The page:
A long but detailed and interesting way to bring your system back on rails is to use the advanced Adaptive Restore scenario. In this case the program will provide you with additional Adaptive Restore parameters and tuning. First of all in this scenario you can see all the information about the hardware which drivers have to be installed for in an easy to understand manner with device names. Continue reading A Tale About Adaptive Restore
Backing up your computer is not an option. The thought of losing your precious pictures of friends and family and your entire music collection should keep you up at night. A computer crash from that nasty virus you downloaded by accident from the website you shouldn’t have visited can erase everything you have in seconds.
You should have an external hard drive. If not, go over to our Facebook page and enter to win a free 1TB drive. Even without an external drive you do not have an excuse for not having a reliable backup of your computer.
Free Backup Software Giveaway
With the move to the new blog and a growing community around our products, we want to offer our readers a free copy of Drive Backup Professional. Typically sold for $49.00 we are going to give away this must have backup software. Do you want a copy? Of course you do. Continue reading Backup Software Weekend Giveaway.
Are you looking for the best practices in implementing and maintaining a virtual server environment?
Download the latest white paper explaining the best practices in virtual server implementation and maintenance.
IT systems have become such an integral part of the business process that down-time must be avoided at all costs. Those responsible for enterprise systems, both large and small are asking tough questions when it comes to business continuity and disaster recovery, questions such as:
- How can we keep down time to a minimum?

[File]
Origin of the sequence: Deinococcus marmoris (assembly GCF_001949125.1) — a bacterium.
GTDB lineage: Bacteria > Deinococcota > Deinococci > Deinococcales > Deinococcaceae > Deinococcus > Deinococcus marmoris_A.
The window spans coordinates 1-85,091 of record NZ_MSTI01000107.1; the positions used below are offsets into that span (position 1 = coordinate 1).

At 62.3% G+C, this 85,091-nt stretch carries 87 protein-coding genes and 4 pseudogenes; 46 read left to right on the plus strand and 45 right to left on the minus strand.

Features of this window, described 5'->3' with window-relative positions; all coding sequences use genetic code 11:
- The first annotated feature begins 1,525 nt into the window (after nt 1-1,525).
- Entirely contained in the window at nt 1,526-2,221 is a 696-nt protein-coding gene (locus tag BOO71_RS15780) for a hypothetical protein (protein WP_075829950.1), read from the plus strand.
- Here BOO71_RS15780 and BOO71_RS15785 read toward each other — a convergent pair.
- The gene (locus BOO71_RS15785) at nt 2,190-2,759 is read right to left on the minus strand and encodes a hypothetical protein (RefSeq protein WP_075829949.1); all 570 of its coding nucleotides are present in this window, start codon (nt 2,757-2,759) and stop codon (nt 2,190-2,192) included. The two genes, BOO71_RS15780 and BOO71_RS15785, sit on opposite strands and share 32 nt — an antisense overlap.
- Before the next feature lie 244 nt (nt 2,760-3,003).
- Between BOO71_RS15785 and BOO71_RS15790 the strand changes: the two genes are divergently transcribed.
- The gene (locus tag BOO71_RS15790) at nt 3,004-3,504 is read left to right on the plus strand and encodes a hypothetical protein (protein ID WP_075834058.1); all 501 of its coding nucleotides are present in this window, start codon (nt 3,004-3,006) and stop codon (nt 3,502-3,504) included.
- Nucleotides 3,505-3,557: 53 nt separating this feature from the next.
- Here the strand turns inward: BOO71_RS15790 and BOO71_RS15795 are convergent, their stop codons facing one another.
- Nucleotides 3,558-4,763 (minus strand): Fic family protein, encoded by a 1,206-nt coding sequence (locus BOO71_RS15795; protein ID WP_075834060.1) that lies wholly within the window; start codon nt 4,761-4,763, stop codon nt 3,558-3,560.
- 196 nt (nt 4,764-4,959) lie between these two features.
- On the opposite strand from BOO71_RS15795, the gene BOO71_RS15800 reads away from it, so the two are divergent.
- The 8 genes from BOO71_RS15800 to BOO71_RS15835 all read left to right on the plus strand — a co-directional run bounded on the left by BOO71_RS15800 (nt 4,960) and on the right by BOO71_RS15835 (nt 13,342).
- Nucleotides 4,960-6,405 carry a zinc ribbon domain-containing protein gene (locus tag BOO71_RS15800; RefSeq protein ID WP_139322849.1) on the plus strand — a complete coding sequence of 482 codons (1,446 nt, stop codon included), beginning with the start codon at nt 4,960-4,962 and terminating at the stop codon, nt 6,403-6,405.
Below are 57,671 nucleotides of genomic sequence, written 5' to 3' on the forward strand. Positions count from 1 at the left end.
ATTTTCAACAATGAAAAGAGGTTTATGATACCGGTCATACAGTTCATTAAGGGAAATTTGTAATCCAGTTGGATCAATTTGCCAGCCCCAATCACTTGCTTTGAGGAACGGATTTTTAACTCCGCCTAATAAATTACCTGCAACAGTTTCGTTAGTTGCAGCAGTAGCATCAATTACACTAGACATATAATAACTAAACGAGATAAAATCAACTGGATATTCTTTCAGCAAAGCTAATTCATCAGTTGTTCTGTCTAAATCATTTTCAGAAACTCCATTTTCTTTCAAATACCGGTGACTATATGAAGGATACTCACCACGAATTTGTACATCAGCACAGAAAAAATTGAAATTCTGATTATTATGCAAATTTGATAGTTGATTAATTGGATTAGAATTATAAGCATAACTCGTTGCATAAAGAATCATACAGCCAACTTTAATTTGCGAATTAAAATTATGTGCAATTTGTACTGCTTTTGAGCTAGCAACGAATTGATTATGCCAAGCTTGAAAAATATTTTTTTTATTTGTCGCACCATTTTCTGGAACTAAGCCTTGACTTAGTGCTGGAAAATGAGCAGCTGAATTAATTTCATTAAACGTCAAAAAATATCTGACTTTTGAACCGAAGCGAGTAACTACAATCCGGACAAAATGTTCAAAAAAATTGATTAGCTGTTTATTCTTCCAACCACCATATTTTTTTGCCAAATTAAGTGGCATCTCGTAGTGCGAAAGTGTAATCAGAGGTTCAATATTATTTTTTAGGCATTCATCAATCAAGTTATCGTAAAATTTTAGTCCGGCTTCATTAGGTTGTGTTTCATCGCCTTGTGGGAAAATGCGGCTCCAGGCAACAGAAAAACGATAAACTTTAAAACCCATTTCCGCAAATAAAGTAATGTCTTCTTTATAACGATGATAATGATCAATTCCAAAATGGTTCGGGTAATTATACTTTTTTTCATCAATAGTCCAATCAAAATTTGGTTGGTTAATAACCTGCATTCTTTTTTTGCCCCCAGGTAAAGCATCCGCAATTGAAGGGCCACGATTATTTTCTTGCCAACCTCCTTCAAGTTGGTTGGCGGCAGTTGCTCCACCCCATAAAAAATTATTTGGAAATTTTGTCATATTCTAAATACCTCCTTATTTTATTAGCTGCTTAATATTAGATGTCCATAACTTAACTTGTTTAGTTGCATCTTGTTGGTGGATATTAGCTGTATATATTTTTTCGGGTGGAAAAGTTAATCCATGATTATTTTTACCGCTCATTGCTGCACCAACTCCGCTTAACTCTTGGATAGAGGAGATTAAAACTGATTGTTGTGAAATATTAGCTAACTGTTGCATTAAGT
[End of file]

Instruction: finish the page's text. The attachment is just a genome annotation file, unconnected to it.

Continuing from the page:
- How can I future proof my business continuity solutions?
- What new technologies deliver improved 24×7 access?
- How can I demonstrate the Return on Investment (ROI) of a disaster recovery solution?
- Is there a way to reduce the Total Cost of Ownership (TCO) with new technologies?
- How can I build synergy into a backup solution that delivers future value?
- How can I avoid dead-end technologies?
- What criteria should I use to select and integrate recovery products?
Simply put, businesses large and small needing to maintain 24×7 access to IT resources are looking for a better way to deliver 24×7 access, prevent disasters and recover quickly from unpreventable events, all without breaking the bank and still maintain scalability with products that are future proofed. Continue reading Best Practices on Virtual Server Backup Strategy – White Paper
About two weeks ago I had a computer crash. Not just a bad virus or other corruption but my PC gave me the dreaded blue screen of death and nothing I seemed to do was going to bring my PC back from the dead. I had a recent backup image of my computer. I was using Drive Backup scheduled for an image on a weekly basis but that alone wasn’t going to help since I was going to need a completely new computer to replace the one that was fried. Granted it was time to buy a new computer, the one that died was on it’s last leg and was over 3 years old.
I ordered a new PC online and when it was delivered I wanted all of my old data to be on the new machine. I was sure that our product had functionality to do this but wasn’t exactly sure how it worked or how difficult it would be since I was now using a completely new set of hardware. I asked my favorite Tech Support rep how hard it would be to restore my computer on the new hardware and he just about laughed at me. He explained that with Paragons Adaptive Restore, I could restore my backup image onto ANY computer and it would be just as easy as running a regular restore with one minor adjustment. Adaptive Restore would do the rest automatically. Continue reading Adaptive Restore Week
Tekzilla the internet based technology show hosted by Veronica Belmont and Patrick Norton have a quick review of Paragon Backup and Recovery in their latest episode. You might remember that they mentioned Paragon Backup in a past episode also. Thanks Veronica and Patrick for including us in your show.
Rick the Recruiter doesn’t know which options to choose when he’s setting up software to back up his hard drive. Should he backup folders, the whole computer, or create a disc image? Are incremental backups, better than overwrites. If his hard drive fails, should he restore from a disc image, or re-install windows then move his files back over? Veronica and Patrick walk you through their choices for backing a computer, Windows or OS X!